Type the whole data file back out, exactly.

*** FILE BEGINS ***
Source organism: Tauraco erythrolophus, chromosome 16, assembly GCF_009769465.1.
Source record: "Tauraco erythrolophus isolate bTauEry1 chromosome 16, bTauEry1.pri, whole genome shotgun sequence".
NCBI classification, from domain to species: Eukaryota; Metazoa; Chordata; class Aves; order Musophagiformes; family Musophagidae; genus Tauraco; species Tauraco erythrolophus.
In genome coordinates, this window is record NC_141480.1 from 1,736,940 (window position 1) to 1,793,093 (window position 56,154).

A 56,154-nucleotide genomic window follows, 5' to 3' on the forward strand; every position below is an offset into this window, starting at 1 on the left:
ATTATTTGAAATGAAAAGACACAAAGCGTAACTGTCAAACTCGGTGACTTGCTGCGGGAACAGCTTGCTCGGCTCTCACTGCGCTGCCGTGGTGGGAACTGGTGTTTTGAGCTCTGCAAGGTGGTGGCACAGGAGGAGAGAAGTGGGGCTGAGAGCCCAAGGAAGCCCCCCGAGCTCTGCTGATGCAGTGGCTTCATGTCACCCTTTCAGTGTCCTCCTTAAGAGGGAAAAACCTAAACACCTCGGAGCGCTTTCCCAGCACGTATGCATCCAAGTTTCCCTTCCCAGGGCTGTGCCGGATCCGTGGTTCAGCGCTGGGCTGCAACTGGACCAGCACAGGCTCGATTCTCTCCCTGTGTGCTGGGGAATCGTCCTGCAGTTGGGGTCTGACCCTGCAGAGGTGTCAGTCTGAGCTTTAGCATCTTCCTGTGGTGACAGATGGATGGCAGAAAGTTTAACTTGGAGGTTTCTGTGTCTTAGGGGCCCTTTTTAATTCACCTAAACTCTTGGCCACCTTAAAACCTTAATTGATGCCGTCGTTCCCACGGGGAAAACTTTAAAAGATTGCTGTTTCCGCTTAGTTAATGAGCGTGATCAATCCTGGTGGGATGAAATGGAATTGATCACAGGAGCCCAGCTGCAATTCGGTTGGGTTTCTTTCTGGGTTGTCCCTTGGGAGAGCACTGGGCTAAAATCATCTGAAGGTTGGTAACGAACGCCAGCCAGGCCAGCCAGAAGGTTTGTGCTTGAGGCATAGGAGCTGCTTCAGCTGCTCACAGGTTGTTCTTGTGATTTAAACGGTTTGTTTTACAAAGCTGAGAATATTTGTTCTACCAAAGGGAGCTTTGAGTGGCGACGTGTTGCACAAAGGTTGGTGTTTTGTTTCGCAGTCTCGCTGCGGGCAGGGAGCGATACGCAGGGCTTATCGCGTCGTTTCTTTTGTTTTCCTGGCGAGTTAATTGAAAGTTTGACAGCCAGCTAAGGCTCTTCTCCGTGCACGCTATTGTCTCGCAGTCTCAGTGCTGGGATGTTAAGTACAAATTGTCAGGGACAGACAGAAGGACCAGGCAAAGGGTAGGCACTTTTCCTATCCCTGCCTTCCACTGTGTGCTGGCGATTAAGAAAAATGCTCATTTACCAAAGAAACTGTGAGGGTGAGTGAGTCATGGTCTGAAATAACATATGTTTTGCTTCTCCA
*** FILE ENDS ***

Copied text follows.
Source organism: Tauraco erythrolophus, chromosome 16, assembly GCF_009769465.1.
Source record: "Tauraco erythrolophus isolate bTauEry1 chromosome 16, bTauEry1.pri, whole genome shotgun sequence".
NCBI classification, from domain to species: Eukaryota; Metazoa; Chordata; class Aves; order Musophagiformes; family Musophagidae; genus Tauraco; species Tauraco erythrolophus.
In genome coordinates, this window is record NC_141480.1 from 1,736,940 (window position 1) to 1,793,093 (window position 56,154).

A 56,154-nucleotide genomic window follows, 5' to 3' on the forward strand; every position below is an offset into this window, starting at 1 on the left:
ATTATTTGAAATGAAAAGACACAAAGCGTAACTGTCAAACTCGGTGACTTGCTGCGGGAACAGCTTGCTCGGCTCTCACTGCGCTGCCGTGGTGGGAACTGGTGTTTTGAGCTCTGCAAGGTGGTGGCACAGGAGGAGAGAAGTGGGGCTGAGAGCCCAAGGAAGCCCCCCGAGCTCTGCTGATGCAGTGGCTTCATGTCACCCTTTCAGTGTCCTCCTTAAGAGGGAAAAACCTAAACACCTCGGAGCGCTTTCCCAGCACGTATGCATCCAAGTTTCCCTTCCCAGGGCTGTGCCGGATCCGTGGTTCAGCGCTGGGCTGCAACTGGACCAGCACAGGCTCGATTCTCTCCCTGTGTGCTGGGGAATCGTCCTGCAGTTGGGGTCTGACCCTGCAGAGGTGTCAGTCTGAGCTTTAGCATCTTCCTGTGGTGACAGATGGATGGCAGAAAGTTTAACTTGGAGGTTTCTGTGTCTTAGGGGCCCTTTTTAATTCACCTAAACTCTTGGCCACCTTAAAACCTTAATTGATGCCGTCGTTCCCACGGGGAAAACTTTAAAAGATTGCTGTTTCCGCTTAGTTAATGAGCGTGATCAATCCTGGTGGGATGAAATGGAATTGATCACAGGAGCCCAGCTGCAATTCGGTTGGGTTTCTTTCTGGGTTGTCCCTTGGGAGAGCACTGGGCTAAAATCATCTGAAGGTTGGTAACGAACGCCAGCCAGGCCAGCCAGAAGGTTTGTGCTTGAGGCATAGGAGCTGCTTCAGCTGCTCACAGGTTGTTCTTGTGATTTAAACGGTTTGTTTTACAAAGCTGAGAATATTTGTTCTACCAAAGGGAGCTTTGAGTGGCGACGTGTTGCACAAAGGTTGGTGTTTTGTTTCGCAGTCTCGCTGCGGGCAGGGAGCGATACGCAGGGCTTATCGCGTCGTTTCTTTTGTTTTCCTGGCGAGTTAATTGAAAGTTTGACAGCCAGCTAAGGCTCTTCTCCGTGCACGCTATTGTCTCGCAGTCTCAGTGCTGGGATGTTAAGTACAAATTGTCAGGGACAGACAGAAGGACCAGGCAAAGGGTAGGCACTTTTCCTATCCCTGCCTTCCACTGTGTGCTGGCGATTAAGAAAAATGCTCATTTACCAAAGAAACTGTGAGGGTGAGTGAGTCATGGTCTGAAATAACATATGTTTTGCTTCTCCA